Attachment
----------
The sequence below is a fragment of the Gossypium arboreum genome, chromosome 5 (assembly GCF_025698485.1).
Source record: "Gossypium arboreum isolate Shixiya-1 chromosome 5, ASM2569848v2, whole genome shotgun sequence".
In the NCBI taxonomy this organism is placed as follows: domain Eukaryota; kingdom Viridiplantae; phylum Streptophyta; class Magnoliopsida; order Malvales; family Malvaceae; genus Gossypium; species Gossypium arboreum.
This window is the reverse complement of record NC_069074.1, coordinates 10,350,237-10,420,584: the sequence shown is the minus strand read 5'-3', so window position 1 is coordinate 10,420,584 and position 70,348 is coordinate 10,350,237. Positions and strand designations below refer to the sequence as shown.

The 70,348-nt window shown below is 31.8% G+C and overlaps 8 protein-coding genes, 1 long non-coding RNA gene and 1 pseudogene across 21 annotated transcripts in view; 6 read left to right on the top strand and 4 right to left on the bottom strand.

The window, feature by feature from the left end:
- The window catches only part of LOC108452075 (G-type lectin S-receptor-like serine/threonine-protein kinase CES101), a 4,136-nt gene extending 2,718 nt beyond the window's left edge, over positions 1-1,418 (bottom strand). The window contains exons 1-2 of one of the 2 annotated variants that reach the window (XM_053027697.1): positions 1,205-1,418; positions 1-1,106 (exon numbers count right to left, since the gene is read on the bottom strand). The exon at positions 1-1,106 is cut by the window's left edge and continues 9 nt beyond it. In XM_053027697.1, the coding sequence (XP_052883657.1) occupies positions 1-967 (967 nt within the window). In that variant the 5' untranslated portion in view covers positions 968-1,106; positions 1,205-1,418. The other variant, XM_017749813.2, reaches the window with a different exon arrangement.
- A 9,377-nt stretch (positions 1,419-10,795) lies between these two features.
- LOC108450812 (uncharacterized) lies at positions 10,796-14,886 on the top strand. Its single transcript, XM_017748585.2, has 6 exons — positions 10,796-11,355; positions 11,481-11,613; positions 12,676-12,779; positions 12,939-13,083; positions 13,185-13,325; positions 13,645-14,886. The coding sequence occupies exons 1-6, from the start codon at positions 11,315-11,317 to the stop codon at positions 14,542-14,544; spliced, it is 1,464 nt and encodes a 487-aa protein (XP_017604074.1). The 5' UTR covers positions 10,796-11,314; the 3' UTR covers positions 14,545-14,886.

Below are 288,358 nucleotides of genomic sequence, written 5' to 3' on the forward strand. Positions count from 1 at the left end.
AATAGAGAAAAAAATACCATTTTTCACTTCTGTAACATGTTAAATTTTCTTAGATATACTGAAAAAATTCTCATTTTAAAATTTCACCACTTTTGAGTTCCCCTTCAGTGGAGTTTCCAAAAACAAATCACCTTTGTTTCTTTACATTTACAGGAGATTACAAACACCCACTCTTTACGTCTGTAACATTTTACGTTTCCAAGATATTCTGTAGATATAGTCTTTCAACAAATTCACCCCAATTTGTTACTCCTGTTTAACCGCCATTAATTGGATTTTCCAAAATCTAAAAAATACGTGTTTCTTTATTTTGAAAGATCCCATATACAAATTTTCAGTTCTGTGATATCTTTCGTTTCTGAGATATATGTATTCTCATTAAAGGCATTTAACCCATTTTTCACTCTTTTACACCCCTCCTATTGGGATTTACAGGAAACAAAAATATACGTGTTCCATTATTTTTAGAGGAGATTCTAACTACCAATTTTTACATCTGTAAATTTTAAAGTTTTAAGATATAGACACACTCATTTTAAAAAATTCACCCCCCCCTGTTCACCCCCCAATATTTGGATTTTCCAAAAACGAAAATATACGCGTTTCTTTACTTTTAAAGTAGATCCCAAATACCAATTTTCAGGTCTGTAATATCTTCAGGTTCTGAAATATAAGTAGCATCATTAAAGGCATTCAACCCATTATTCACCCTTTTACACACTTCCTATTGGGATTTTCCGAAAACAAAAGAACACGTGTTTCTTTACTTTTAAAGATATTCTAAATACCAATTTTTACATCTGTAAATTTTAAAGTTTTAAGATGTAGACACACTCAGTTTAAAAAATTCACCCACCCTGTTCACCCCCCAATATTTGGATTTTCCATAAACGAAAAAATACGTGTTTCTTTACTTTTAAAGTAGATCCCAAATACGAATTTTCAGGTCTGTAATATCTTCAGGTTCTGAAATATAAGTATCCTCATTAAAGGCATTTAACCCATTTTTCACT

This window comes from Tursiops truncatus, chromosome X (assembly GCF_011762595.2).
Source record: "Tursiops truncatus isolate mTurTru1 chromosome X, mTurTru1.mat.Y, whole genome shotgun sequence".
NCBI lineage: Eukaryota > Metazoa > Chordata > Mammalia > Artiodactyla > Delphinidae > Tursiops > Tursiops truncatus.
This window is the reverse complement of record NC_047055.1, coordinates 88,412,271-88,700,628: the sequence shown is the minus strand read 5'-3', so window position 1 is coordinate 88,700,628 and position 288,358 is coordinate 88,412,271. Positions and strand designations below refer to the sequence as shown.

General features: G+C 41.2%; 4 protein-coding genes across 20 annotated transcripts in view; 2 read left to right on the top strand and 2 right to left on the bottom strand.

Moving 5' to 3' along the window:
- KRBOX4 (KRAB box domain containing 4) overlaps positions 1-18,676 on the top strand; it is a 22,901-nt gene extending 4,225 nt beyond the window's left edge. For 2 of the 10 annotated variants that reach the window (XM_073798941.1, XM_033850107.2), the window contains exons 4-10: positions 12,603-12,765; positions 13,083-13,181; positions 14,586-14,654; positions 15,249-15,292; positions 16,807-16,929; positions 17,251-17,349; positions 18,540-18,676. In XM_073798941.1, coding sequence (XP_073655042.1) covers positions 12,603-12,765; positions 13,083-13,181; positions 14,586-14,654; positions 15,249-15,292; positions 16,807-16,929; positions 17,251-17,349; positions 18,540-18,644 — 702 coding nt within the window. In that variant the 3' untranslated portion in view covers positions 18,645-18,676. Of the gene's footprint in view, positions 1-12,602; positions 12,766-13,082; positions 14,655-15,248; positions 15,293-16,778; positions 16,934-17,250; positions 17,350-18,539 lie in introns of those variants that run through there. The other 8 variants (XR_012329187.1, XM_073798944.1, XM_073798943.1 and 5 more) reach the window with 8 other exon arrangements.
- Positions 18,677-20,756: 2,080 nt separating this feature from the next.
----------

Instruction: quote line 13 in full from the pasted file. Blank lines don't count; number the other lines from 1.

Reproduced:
Source record: "Tursiops truncatus isolate mTurTru1 chromosome X, mTurTru1.mat.Y, whole genome shotgun sequence".